2 tbsp. butter
1 tsp. vanilla
1 cup whipping cream
2 tbsp. sugar
In the container of a blender combine the milk, eggs, 2/3 cup sugar, cornstarch, and flour. Blend until smooth, then pour into a medium-size heavy saucepan. Cook, stirring almost constantly with a whisk, over medium-low heat until the mixture becomes thick and smooth - 5 to 8 minutes. Remove from heat and stir in the butter and vanilla, whisking until smooth. Cover the surface of the hot custard with a layer of plastic wrap and refrigerate for an hour or two until completely cool.
With an electric mixer, beat the whipping cream with the 2 tbsp. of sugar until stiff. Peel off the plastic wrap off the custard and briefly beat it with the mixer so that it is smooth and creamy. Gently fold half of the whipped cream into the custard. Smooth the top with a spatula, then carefully spread the remaining whipped cream over the custard and use in any way you see fit.
Refrigerate for at least one hour before serving to allow the custard to set.
Makes enough to fill one 9-inch (23 cm) pie shell.
There is a thickening agent for whipped cream, called Oketer's Whip-It, which is available in most grocery stores.
You can also stablize with gelatin or corn starch.
Here's a link to a couple of prior thread with more info:
I used Whip-it for the first time yesterday. I whipped a lot of cream, planning to use half combined w/ pastry cream as a filling for eclairs, and the other half as a topping for angel food cake.
Maybe I got distracted, but the cream whipped up to a super-whipped state in no time. Worked fine for the pastry cream (although it took a long time to fold in), but it was way past the nice creamy stage and could not be used for topping.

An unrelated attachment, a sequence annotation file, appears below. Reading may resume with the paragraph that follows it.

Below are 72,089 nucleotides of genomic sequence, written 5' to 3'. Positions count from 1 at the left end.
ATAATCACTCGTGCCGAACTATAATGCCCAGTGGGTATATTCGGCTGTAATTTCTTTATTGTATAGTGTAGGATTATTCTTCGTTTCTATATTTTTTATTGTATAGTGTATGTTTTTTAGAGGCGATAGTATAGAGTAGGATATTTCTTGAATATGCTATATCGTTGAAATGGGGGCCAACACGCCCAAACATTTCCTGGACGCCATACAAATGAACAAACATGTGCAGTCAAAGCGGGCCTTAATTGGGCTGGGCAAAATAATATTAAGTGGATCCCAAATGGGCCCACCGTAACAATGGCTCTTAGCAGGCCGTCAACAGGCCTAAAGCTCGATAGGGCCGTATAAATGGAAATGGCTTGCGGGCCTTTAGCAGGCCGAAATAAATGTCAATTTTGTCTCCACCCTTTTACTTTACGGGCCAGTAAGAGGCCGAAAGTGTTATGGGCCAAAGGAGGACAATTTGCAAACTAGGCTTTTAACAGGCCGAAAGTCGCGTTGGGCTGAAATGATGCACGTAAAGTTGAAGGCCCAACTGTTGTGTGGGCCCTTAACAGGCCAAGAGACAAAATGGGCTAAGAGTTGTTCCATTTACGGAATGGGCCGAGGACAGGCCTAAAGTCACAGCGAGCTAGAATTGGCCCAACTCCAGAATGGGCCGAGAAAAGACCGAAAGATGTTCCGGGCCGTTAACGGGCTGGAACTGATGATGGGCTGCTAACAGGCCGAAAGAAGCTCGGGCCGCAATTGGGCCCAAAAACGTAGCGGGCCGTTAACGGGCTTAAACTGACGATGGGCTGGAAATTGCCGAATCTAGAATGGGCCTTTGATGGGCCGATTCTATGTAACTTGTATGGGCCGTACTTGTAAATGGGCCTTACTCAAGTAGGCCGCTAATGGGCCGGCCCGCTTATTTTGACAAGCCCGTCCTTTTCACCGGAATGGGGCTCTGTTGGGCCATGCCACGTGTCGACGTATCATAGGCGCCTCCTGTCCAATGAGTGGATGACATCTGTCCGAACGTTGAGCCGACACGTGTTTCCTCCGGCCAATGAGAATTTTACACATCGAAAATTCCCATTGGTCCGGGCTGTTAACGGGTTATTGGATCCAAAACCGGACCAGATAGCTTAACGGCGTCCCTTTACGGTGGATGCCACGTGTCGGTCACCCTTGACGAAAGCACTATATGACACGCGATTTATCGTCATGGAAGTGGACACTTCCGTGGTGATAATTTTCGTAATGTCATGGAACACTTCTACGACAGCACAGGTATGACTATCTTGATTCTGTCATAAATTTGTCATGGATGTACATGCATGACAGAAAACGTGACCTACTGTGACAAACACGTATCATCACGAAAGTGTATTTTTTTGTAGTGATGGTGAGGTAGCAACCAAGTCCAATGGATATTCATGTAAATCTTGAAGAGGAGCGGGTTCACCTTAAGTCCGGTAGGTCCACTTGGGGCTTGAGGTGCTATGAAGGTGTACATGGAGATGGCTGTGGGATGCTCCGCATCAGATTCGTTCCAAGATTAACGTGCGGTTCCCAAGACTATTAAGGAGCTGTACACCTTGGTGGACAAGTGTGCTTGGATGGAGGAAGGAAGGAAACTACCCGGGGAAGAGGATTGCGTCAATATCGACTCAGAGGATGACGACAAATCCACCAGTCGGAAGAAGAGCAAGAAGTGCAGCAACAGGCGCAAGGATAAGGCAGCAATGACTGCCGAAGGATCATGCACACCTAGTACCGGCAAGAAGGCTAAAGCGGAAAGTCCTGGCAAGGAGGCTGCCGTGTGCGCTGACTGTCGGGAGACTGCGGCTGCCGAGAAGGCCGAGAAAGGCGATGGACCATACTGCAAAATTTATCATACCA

So I'm thinking Whip-it possibly shortens the whip time. Beware.
Thanks Candy, however the pastry cream I am finding when I google is yellow because it involves egg yokes and it looks more like pudding. This is not what I am looking for.
It's hard to describe I guess. It's white, just like whipped cream, it's dense but not quite as butter cream or frosting. And it doesn't separate. When I buy pastries with this cream on it it doesn't appear that it would ever be boiled or heated like the pastry creams I googled need.
I'm just thinking there is a thickening agent to add that will NOT make the tenxture gritty. I tried using flour once and it made the whip cream gritty on the tongue. If you know what i am talking about and know of a link, please post it..
Also, if you are aware if The Cheesecake Factory, their whip cream is dense and thick. How is that done?
I agree with Candy. I did google "creme patisserie" (or "pastry cream") and the photos do make it look more yellow than it turns out when I make it. This really is what French pastry shops use in fruit tarts. It is related to Creme Anglaise which is the thinner version and creme brulee which is baked and finished with a caramelized topping. You can lighten Creme Patisserie with whipped cream for eclairs or profiteroles.
Great thing to have in your repetoire because you can do so many things with it.
Give this a try and see if it works.
I hate to admit it, but in a pinch and when I've been in a super hurry, I've even used commercial vanilla pudding with a touch of flavoring or a little whipped cream.
Cheesecake Factory probably uses chemical stabilizers. Could be half CoolWhip for all we know...